For some reason, I started reading the book Penis Envy and Other Bad Feelings by critical theory professor Mari Ruti.
In the opening pages, she describes a scene from her childhood in Finland (this scene takes place in a sauna, of course), where she spots her father’s shriveled penis and asks if he’s going to die from the tumor between his legs. In her telling, she’s never been able to “take the organ too seriously” after this encounter.
She connects this childhood experience (you call that a penis?) to Lacan’s claim that “phallic authority is always a masquerade”. This masquerade plays on the fantasy within the social imagination of the powerful male, in possession of a member that would make Tom of Finland blush, who wields power that cannot be challenged. Look upon my johnson and despair.
Of course this fantasy is just that. It conceals the truth that all humans are weak, fallible and lacking, phallus or no phallus.
I recently went looking for a short story I recalled reading in my late teens. After some research, it seems that in my memory I had combined elements of two different stories by Kafka, “Before the Law” and “An Imperial Message”, then added my own twist.
In any case, my misremembered story still feels like something Kafka could have written. The rough outline is this:
A man is given an important message to deliver to the king of a distant kingdom. He travels day and night, finally arriving at the gates to the king’s castle. When he asks permission to enter, the guard tells him that no one is allowed in, not now or ever. The man pleads his case, citing the importance of his message, but the guard does not relent. The man waits years, until finally the guard dies, leaving the gates unattended. The man breaks into the castle, but finds it empty. He moves deeper and deeper into the castle, but each new chamber is empty. Finally, he reaches the final door, the holiest of holies, where the king must surely be. He opens it to find an empty room of dust and cobwebs. The man sits down and weeps.
The guard is there not to protect the king, but to prevent the discovery that there is no king.
So, to review: the phallus is powerless, the throne is empty, and god is dead. Like Nietzsche, we’ve now arrived at the problem of nihilism.
John Marmysz’s Laughing at Nothing is a useful guide to the landscape. He lays out what he calls the three basic assumptions of nihilism:
- Humans are alienated from such perfections as absolute Being, Truth, Goodness, Justice, Beauty, etc.;
- This circumstance of alienation is other than it ought to be;
- There is nothing that humans can do to change this circumstance.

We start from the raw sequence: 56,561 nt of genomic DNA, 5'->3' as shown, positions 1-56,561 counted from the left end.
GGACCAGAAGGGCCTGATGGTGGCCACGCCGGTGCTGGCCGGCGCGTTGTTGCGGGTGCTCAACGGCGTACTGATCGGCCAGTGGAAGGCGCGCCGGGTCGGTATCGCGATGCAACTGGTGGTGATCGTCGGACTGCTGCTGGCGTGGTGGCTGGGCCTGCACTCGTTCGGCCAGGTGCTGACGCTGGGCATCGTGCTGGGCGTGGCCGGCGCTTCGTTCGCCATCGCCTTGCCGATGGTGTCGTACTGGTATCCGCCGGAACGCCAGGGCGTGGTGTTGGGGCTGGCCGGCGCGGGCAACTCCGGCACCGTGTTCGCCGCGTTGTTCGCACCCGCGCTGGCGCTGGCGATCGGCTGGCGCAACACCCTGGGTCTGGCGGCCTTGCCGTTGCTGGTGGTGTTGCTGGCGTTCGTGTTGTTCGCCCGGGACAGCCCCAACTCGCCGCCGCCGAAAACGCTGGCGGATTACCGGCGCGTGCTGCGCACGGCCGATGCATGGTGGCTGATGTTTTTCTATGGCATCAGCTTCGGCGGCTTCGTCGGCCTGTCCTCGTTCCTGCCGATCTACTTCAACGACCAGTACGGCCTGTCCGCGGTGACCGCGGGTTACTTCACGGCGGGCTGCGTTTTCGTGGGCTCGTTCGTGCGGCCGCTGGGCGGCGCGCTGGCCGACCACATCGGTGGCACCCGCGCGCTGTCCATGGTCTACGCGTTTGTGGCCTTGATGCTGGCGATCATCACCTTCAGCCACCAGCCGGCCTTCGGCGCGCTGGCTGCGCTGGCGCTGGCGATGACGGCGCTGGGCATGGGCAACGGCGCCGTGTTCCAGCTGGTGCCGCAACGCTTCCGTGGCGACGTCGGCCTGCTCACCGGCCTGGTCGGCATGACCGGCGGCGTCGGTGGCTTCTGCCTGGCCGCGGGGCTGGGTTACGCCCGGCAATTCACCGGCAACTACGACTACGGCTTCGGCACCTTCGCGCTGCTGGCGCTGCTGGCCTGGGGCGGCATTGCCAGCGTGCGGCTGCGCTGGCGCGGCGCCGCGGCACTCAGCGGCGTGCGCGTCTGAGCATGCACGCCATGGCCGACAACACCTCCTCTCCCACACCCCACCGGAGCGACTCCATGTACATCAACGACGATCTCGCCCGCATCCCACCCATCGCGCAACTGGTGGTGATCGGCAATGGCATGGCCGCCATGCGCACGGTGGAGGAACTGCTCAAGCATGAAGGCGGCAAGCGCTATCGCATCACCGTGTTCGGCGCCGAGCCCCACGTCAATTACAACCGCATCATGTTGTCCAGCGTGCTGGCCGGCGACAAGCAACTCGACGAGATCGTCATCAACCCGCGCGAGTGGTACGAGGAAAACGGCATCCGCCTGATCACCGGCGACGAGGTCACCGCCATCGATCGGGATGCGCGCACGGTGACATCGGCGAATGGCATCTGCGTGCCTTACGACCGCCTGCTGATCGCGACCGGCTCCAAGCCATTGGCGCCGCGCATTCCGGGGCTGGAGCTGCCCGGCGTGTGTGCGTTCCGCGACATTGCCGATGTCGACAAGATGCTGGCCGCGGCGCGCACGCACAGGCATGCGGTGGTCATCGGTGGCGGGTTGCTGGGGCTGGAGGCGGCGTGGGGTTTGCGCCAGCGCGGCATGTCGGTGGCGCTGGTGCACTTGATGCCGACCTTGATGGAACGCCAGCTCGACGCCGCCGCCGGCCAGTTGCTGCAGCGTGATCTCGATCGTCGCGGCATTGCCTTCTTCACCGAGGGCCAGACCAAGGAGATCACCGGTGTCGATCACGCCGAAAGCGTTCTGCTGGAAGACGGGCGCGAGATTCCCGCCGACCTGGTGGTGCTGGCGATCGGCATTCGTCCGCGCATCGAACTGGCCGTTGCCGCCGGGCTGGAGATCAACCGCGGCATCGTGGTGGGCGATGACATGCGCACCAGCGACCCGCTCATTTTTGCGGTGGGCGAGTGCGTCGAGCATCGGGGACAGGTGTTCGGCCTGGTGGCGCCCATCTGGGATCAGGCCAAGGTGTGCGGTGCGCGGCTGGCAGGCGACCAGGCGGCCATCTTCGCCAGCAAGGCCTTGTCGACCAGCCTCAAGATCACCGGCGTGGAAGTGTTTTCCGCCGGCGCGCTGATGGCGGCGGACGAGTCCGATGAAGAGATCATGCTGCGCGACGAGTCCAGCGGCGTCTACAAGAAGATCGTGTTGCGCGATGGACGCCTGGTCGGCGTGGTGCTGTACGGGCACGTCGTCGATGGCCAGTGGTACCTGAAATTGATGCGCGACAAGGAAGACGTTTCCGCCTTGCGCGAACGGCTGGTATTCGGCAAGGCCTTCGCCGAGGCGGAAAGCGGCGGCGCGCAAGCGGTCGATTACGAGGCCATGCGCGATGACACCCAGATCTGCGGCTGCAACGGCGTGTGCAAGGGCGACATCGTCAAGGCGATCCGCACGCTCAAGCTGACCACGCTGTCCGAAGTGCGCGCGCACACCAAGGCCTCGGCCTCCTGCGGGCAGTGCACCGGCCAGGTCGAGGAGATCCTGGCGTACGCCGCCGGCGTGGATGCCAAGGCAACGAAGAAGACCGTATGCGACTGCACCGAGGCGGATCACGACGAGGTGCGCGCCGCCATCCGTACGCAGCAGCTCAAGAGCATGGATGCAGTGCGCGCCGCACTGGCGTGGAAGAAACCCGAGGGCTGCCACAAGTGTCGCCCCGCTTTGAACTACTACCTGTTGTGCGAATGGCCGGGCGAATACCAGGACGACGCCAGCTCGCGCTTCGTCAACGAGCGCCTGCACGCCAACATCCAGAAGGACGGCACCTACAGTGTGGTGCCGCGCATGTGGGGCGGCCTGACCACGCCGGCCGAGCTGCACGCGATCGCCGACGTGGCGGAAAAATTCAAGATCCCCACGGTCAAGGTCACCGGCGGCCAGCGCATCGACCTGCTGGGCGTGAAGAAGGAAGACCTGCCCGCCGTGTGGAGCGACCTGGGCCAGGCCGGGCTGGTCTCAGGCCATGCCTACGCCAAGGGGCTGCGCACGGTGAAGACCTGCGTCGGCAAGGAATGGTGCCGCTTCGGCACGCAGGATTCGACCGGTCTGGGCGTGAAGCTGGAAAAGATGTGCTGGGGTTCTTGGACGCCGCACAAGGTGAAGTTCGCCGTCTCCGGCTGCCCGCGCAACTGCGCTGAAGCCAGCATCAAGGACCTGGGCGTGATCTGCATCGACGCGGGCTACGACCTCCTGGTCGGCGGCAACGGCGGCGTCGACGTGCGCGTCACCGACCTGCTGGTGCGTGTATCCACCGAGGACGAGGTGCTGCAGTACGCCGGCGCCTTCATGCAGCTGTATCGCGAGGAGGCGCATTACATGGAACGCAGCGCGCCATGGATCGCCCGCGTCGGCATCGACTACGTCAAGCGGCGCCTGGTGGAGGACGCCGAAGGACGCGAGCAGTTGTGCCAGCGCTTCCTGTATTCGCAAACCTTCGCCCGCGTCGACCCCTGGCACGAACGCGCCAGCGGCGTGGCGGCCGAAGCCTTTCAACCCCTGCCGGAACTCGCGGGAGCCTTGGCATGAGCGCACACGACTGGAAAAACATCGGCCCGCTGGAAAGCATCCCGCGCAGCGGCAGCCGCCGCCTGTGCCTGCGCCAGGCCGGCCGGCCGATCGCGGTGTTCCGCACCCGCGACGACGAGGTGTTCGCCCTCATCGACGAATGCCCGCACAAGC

The recognition that one has been longing after unattainable fantasies can be crushing. In the clichéd depiction, a nihilist is someone who does not recover from this insight. They spend their time loudly reminding those around them of the meaninglessness of existence, or live in a permanent state of rebellion, or lapse into quiet despair at the tragedy of the human condition.
But the central insight of Marmysz’s book is that one can accept the nihilist’s description of the world without becoming a “nihilist” in the popular sense. Referencing the work of Alan White, Marmysz describes “complete nihilism”:
Complete nihilism occurs when the radical nihilist stops regarding as worthwhile those traditional values that, in comparison, make the world of the here and now look bad. At this point, the world is re-enchanted and becomes valuable in and of itself. The complete nihilist is, in a sense, “beyond nihilism.” The longing for something better and more perfect is at an end on this last level. Nihilism has been completed and in this consummation “the complete nihilist, is no longer a nihilist.”
The post-nihilist is no longer disappointed by the difference between their imagined ideals and the world as it is. The nihilist-who-is-no-longer-a-nihilist is not forced into rebellion or despair, but is free to choose their own response. Like Seneca before him, Marmysz recommends laughter.
There’s a wonderful scene in the first season of True Detective, where Detective Russ Cohle visits Joel Theriot, a former revivalist preacher turned day-drunk. He tells Cohle what led him to leave behind preaching. The scene ends with Theriot saying, “All my life I wanted to be nearer to God. The only nearness? Silence.”
I imagine that young Mari Ruti, in different circumstances, might have laughed at the sight of her father’s shriveled penis rather than seeing it as a harbinger of his death. The messenger from my mis-remembered Kafka story could have sat in that empty castle and laughed at the absurdity of his situation.
Like an abandoned church that’s converted into a nightclub, the post-nihilist is free to create new meaning out of the wreckage of the past. You can take this radical freedom as far as you dare.